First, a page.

Last week, while on vacation, I had the opportunity to experience an example of healthcare up close and personal, as they say. Let me qualify what I am about to address by saying that this may have been an isolated incident. My fear is that it is not, and that is why I chose to write about it.
I should like to describe what happened, and then highlight where I think the system broke down.
While in Florida visiting a 90-year old family member, she managed to slip and fall the first night of our visit. She has difficulty walking and was using a walker at the time. The walker caught on something, and down she went! She complained of soreness but was able to get back up with assistance.
The next morning, she was no better, and she opted to be taken to the emergency department of a nearby hospital – by ambulance, as we were unable to move her. Upon arrival, she was placed in an emergency room bay and attached to vital sign monitors. At some point a nurse came in to take her history, draw blood, and insert additional lines. She was given a pain pill, after initially being told she could not have anything to eat or drink, as she might require surgery.
Eventually, she was taken to Radiology for an X-Ray of her hip, which came back negative, except for a possible fracture of her pelvis. The staff indicated that she would need an MRI, and they were waiting on the physician to order one. Eventually, they came to pick her up for a CT! OK, so they changed their mind and ordered a CT instead of an MRI. About one hour later, she returned. The technologist indicated she refused the CT exam! So much for informed patients who listen to the press regarding dosage issues with CT!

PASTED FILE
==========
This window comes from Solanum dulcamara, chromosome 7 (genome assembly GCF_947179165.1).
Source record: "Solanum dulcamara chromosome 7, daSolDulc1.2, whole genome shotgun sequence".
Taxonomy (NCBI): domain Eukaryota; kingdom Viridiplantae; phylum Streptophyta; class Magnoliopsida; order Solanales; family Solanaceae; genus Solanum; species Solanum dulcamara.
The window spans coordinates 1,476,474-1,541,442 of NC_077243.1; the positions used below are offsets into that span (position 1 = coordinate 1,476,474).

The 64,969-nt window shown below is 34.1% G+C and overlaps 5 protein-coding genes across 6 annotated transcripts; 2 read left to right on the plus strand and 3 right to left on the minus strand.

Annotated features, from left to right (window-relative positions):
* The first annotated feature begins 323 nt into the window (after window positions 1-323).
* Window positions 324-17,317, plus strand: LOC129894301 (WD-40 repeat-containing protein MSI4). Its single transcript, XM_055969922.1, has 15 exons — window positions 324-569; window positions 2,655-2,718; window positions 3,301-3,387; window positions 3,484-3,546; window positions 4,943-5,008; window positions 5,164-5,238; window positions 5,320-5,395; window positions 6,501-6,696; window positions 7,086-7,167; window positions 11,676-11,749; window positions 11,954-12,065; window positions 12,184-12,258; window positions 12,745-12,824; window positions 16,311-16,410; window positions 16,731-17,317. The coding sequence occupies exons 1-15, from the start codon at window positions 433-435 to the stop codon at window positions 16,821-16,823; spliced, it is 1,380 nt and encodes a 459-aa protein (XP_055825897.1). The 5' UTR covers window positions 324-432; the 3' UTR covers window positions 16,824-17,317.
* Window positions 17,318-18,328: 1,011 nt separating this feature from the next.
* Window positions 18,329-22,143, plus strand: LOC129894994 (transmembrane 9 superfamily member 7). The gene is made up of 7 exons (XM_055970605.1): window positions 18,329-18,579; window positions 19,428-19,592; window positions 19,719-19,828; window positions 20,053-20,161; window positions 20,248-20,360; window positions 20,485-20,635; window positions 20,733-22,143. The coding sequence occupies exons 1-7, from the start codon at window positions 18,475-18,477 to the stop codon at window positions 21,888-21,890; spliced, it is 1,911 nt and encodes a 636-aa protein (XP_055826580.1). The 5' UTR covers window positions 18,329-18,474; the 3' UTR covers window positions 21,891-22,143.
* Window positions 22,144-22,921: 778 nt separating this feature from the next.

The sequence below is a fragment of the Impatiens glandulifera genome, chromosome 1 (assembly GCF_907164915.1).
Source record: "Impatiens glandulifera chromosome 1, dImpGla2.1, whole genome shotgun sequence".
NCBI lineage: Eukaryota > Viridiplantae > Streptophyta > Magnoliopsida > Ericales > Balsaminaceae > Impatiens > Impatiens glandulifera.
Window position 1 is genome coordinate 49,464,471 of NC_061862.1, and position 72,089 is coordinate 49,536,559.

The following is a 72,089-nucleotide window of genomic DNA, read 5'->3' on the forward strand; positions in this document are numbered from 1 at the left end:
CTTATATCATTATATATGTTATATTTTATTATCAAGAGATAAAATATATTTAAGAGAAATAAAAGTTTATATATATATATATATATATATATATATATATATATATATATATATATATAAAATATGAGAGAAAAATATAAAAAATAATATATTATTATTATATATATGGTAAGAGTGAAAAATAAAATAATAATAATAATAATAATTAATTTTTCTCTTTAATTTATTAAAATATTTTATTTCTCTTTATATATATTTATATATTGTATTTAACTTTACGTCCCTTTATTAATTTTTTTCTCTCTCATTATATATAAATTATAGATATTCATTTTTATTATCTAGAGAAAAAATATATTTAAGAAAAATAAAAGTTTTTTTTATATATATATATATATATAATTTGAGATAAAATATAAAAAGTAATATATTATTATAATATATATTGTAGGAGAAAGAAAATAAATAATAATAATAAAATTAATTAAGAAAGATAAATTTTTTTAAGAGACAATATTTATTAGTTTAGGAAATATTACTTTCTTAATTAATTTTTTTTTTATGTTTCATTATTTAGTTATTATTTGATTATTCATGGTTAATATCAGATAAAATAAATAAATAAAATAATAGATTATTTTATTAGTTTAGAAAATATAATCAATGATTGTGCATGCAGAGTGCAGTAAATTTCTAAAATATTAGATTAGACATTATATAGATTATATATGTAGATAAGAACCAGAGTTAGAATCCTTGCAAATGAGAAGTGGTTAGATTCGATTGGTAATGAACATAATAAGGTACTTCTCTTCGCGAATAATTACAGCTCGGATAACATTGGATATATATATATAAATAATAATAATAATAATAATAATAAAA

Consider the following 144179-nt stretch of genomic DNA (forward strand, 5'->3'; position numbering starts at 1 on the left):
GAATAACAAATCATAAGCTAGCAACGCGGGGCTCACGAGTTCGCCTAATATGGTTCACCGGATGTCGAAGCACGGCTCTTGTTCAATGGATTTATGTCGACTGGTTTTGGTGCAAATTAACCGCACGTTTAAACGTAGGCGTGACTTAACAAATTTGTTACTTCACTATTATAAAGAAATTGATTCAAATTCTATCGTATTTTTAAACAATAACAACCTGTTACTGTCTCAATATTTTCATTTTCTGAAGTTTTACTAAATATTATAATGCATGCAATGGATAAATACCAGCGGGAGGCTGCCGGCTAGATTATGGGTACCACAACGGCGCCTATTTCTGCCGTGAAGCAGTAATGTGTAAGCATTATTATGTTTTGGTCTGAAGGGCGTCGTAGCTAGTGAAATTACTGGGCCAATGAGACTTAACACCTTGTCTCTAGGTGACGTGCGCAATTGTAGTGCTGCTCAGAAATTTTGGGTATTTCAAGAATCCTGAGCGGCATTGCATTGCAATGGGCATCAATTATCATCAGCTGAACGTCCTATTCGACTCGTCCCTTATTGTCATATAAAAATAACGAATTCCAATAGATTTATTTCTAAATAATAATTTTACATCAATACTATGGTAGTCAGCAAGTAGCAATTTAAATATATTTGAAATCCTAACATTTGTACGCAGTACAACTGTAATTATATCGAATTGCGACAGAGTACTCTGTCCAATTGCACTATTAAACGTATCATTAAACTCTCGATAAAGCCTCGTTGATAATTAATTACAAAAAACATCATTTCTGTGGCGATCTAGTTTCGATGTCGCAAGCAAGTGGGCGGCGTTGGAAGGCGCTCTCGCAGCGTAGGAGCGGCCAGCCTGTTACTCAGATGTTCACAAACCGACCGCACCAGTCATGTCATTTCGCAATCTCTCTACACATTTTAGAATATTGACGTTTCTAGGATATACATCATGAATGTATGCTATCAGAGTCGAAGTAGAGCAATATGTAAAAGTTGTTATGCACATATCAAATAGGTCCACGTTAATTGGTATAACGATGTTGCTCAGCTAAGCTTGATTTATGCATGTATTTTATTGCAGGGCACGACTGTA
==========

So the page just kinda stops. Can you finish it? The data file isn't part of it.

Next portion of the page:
After another two hours, she was finally taken to MR for an exam, and then taken up to a patient ward, where she was kept overnight. All told, over seven hours in the ER!
We were met the next day by a case worker who was to assist us with her disposition. We quickly learned that in Florida (and as I have come to find out, is also true in many other states), as long as the patient is in control of their faculties, they make the final call on their course of action. We had felt the best thing for her would have been a continuous care facility, but when confronted, she indicated she wanted to go home – no surprise there! The case worker indicated that she would take care of making all the arrangements with the proper agencies, and she would be released later in the day. At some point we learned that she could not be released without these arrangements for in-home care.
Needles to say, when she arrived by ambulance back at her home at 5 PM, we were met by the care giver. When the care giver was asked if she was OK with getting up with her several times during the night, she replied “no, I need six to eight hours of sleep at night, and no one said I would have to get up.” She was summarily dismissed, and after another two hours of negotiation with the agency, we were able to secure someone who was willing and able to care for her 24/7. I am happy to report that she is doing better, but still confined to a wheel chair and unable to walk.
Now, for the issues with the process: